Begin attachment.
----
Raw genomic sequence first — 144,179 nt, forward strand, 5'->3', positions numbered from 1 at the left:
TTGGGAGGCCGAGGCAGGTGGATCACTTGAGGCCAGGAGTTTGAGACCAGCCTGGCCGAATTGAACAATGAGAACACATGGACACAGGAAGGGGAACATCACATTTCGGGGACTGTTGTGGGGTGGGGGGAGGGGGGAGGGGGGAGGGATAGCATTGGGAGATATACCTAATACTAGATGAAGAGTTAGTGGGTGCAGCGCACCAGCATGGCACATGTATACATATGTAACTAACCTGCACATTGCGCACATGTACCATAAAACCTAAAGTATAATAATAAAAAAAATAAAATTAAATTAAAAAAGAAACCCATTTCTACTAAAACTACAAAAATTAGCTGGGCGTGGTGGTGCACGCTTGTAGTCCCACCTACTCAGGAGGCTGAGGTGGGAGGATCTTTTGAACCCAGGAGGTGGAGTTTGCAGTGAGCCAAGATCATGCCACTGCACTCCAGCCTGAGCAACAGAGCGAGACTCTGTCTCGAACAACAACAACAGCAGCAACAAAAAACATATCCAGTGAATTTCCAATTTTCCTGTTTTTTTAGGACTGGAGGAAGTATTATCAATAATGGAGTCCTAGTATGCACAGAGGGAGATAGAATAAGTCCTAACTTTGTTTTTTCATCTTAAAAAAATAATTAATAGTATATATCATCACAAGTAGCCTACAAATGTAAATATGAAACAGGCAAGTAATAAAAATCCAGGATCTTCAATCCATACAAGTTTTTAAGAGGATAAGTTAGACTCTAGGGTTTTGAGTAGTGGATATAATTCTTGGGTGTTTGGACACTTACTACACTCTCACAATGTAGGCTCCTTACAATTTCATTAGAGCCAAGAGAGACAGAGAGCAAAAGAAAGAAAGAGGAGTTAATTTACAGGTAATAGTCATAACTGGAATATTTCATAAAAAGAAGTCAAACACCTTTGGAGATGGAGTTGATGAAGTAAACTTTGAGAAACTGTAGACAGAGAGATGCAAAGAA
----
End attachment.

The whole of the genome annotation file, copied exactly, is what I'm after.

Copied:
Raw genomic sequence first — 144,179 nt, forward strand, 5'->3', positions numbered from 1 at the left:
TTGGGAGGCCGAGGCAGGTGGATCACTTGAGGCCAGGAGTTTGAGACCAGCCTGGCCGAATTGAACAATGAGAACACATGGACACAGGAAGGGGAACATCACATTTCGGGGACTGTTGTGGGGTGGGGGGAGGGGGGAGGGGGGAGGGATAGCATTGGGAGATATACCTAATACTAGATGAAGAGTTAGTGGGTGCAGCGCACCAGCATGGCACATGTATACATATGTAACTAACCTGCACATTGCGCACATGTACCATAAAACCTAAAGTATAATAATAAAAAAAATAAAATTAAATTAAAAAAGAAACCCATTTCTACTAAAACTACAAAAATTAGCTGGGCGTGGTGGTGCACGCTTGTAGTCCCACCTACTCAGGAGGCTGAGGTGGGAGGATCTTTTGAACCCAGGAGGTGGAGTTTGCAGTGAGCCAAGATCATGCCACTGCACTCCAGCCTGAGCAACAGAGCGAGACTCTGTCTCGAACAACAACAACAGCAGCAACAAAAAACATATCCAGTGAATTTCCAATTTTCCTGTTTTTTTAGGACTGGAGGAAGTATTATCAATAATGGAGTCCTAGTATGCACAGAGGGAGATAGAATAAGTCCTAACTTTGTTTTTTCATCTTAAAAAAATAATTAATAGTATATATCATCACAAGTAGCCTACAAATGTAAATATGAAACAGGCAAGTAATAAAAATCCAGGATCTTCAATCCATACAAGTTTTTAAGAGGATAAGTTAGACTCTAGGGTTTTGAGTAGTGGATATAATTCTTGGGTGTTTGGACACTTACTACACTCTCACAATGTAGGCTCCTTACAATTTCATTAGAGCCAAGAGAGACAGAGAGCAAAAGAAAGAAAGAGGAGTTAATTTACAGGTAATAGTCATAACTGGAATATTTCATAAAAAGAAGTCAAACACCTTTGGAGATGGAGTTGATGAAGTAAACTTTGAGAAACTGTAGACAGAGAGATGCAAAGAA